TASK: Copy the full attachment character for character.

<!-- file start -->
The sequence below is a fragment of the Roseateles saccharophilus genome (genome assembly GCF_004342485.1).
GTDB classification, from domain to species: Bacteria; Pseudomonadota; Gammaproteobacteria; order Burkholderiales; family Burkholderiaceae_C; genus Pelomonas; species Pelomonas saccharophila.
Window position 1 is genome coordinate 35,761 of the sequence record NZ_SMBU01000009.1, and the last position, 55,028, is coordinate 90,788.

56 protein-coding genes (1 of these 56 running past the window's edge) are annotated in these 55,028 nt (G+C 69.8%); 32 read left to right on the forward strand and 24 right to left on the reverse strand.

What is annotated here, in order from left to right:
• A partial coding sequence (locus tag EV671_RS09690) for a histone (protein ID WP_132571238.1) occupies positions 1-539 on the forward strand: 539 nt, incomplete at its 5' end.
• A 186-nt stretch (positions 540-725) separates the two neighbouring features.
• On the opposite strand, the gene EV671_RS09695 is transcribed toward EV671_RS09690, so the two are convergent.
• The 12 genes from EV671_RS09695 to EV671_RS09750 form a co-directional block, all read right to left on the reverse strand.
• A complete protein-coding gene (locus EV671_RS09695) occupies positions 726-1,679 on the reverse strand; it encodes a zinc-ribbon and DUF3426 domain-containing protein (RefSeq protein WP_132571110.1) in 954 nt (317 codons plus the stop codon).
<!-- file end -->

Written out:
The sequence below is a fragment of the Roseateles saccharophilus genome (genome assembly GCF_004342485.1).
GTDB classification, from domain to species: Bacteria; Pseudomonadota; Gammaproteobacteria; order Burkholderiales; family Burkholderiaceae_C; genus Pelomonas; species Pelomonas saccharophila.
Window position 1 is genome coordinate 35,761 of the sequence record NZ_SMBU01000009.1, and the last position, 55,028, is coordinate 90,788.

56 protein-coding genes (1 of these 56 running past the window's edge) are annotated in these 55,028 nt (G+C 69.8%); 32 read left to right on the forward strand and 24 right to left on the reverse strand.

What is annotated here, in order from left to right:
• A partial coding sequence (locus tag EV671_RS09690) for a histone (protein ID WP_132571238.1) occupies positions 1-539 on the forward strand: 539 nt, incomplete at its 5' end.
• A 186-nt stretch (positions 540-725) separates the two neighbouring features.
• On the opposite strand, the gene EV671_RS09695 is transcribed toward EV671_RS09690, so the two are convergent.
• The 12 genes from EV671_RS09695 to EV671_RS09750 form a co-directional block, all read right to left on the reverse strand.
• A complete protein-coding gene (locus EV671_RS09695) occupies positions 726-1,679 on the reverse strand; it encodes a zinc-ribbon and DUF3426 domain-containing protein (RefSeq protein WP_132571110.1) in 954 nt (317 codons plus the stop codon).